Imperfect Beauty: Minimalism in Your Home

The ancient Japanese concept of wabi-sabi celebrates all things natural, humble, primitive. It’s an apt antidote to today’s sleek, technology-saturated world.


| May/June 2001


It is said that true beauty is to be found when a person completes in his or her mind that which is incomplete. 
-Sen Shoshitsu XV, The Japanese Way of Tea

According to Japanese legend, in the sixteenth century Sen no Rikyu sought to learn the Way of Tea. He went to tea-master Takeeno Joo, who tested the younger man by asking him to tend to his garden. Rikyu cleaned up debris and raked the ground until it was perfect, then scrutinized the immaculate garden. Before presenting his work to the master, he shook a cherry tree, causing a few flowers to spill randomly onto the ground.

Later, when he had become one of Japan’s most revered tea-masters, Rikyu served under Toyotomi Hikeyoshi, a warrior known for his ostentatious taste. One day the ruler went to visit Rikyu’s famed morning glory garden and was shocked to find it in shambles, all the flowers uprooted. He entered Rikyu’s humble teahouse to find the master sitting in front of an alcove, where he had placed one perfect morning glory in a clay pot.

To this day, the Japanese revere Rikyu as one who understood to his very core an elusive cultural thread known as wabi-sabi. Emerging in the fifteenth-century as a reaction to the prevailing aesthetic of lavishness, ornamentation, and rich materials, wabi-sabi is the art of finding beauty in imperfection and profundity in earthiness, of revering authenticity above all. In Japan, the concept is now so deeply ingrained that it’s difficult to explain to Westerners; no direct translation exists.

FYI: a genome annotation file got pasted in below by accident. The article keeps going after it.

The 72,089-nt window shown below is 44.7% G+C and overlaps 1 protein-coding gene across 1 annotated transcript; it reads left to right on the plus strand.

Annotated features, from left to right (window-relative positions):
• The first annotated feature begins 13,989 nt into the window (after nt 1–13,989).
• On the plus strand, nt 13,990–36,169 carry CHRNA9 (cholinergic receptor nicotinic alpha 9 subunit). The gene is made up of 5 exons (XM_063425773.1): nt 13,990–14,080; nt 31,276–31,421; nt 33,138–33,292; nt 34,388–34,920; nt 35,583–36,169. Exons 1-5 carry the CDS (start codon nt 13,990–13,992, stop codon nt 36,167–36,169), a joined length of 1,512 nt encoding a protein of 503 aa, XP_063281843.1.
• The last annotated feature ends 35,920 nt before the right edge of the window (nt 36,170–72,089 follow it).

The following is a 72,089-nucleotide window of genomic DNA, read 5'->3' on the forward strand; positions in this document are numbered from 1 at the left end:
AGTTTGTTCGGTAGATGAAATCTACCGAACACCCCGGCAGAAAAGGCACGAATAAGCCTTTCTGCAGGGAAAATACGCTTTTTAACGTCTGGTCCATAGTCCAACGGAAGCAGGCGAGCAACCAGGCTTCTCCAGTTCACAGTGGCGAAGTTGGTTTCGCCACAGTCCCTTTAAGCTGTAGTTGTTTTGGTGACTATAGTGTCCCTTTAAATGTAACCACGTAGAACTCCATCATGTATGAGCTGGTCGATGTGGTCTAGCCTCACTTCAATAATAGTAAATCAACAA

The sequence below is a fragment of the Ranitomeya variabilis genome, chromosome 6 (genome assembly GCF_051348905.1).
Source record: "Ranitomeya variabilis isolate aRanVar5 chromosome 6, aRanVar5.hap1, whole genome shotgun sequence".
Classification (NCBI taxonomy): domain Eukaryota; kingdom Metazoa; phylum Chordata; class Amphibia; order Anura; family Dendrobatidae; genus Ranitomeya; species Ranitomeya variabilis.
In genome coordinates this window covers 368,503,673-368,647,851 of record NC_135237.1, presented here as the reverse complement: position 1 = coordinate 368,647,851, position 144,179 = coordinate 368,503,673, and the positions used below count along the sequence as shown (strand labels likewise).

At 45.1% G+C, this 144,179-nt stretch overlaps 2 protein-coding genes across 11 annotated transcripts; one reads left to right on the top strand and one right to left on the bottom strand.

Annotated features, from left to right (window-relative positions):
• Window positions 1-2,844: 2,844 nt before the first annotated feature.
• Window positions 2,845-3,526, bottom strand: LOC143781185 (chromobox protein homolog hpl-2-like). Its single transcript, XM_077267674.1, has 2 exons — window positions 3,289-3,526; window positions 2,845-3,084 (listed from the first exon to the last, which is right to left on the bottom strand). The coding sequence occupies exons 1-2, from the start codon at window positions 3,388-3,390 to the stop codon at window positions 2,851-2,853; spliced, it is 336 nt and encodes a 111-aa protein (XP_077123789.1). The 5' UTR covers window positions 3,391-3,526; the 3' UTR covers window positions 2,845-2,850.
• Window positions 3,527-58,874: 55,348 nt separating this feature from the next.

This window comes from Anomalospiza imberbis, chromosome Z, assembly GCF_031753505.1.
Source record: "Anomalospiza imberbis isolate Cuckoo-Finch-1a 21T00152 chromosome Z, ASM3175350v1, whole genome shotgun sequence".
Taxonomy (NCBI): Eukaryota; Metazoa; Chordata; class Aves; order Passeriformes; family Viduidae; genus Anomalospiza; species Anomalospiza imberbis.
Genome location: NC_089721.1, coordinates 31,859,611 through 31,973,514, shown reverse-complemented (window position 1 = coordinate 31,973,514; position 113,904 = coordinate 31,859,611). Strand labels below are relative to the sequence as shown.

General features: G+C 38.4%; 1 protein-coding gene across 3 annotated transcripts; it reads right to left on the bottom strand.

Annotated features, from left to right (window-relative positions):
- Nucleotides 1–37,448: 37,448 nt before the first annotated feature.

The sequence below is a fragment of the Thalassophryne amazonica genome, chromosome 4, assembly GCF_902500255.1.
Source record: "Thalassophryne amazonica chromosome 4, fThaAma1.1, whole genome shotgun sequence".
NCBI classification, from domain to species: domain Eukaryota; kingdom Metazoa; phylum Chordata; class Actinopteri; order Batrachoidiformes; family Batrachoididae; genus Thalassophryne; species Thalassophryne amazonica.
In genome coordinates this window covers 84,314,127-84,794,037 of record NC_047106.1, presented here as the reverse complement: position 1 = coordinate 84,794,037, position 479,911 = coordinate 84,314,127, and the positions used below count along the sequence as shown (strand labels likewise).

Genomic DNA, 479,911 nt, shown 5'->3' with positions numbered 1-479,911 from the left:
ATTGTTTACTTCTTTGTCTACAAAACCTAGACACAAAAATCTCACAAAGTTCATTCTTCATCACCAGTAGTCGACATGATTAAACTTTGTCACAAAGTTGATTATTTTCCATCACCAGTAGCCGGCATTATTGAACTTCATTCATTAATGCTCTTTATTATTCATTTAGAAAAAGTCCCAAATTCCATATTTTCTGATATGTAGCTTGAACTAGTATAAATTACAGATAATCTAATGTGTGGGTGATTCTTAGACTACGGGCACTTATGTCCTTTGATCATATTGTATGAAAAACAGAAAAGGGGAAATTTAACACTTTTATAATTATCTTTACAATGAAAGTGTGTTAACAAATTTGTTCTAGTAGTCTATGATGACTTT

Broadly, wabi-sabi is everything that today’s sleek, mass-produced, technology-saturated culture isn’t. It’s flea markets, not warehouse stores; aged wood, not Pergo; rice paper, not glass; one single morning glory, not a dozen red roses. Wabi-sabi understands the tender, raw beauty of a Decembral landscape devoid of color and life, the aching elegance of an abandoned hut on a wintry shore. It celebrates cracks and crevices and rot and all the other marks that time and weather and use leave behind. To discover wabi-sabi is to spend time finding the singular beauty in something that may present itself as decrepit and ugly.

Wabi-sabi reminds us that we are all but transient beings on this planet—that our bodies, as well as the material world around us, are in the process of returning to the dust from which we came. Nature’s cycles of growth, decay, and erosion are embodied in liver spots, rust, frayed edges. Through wabi-sabi, we learn to embrace both the glory and the impersonal sadness of these blemishes, and the march of time they represent.








mother earth news fair 2018 schedule

MOTHER EARTH NEWS FAIR

Next: June 2-3, 2018
Frederick, MD

Sit in on dozens of practical workshops from the leading authorities on natural health, organic gardening, real food and more!

LEARN MORE









Subscribe today and save 58%

Subscribe to Mother Earth Living !

Mother Earth LivingWelcome to Mother Earth Living, the authority on green lifestyle and design. Each issue of Mother Earth Living features advice to create naturally healthy and nontoxic homes for yourself and your loved ones. With Mother Earth Living by your side, you’ll discover all the best and latest information you want on choosing natural remedies and practicing preventive medicine; cooking with a nutritious and whole-food focus; creating a nontoxic home; and gardening for food, wellness and enjoyment. Subscribe to Mother Earth Living today to get inspired on the art of living wisely and living well.

Save Money & a Few Trees!

Pay now with a credit card and take advantage of our earth-friendly automatic renewal savings plan. You’ll save an additional $5 and get six issues of Mother Earth Living for just $19.95! (Offer valid only in the U.S.)

Or, choose Bill Me and pay just $24.95.




Facebook Pinterest Instagram YouTube Twitter


Copyright 2018, All Rights Reserved
Ogden Publications, Inc., 1503 SW 42nd St., Topeka, Kansas 66609-1265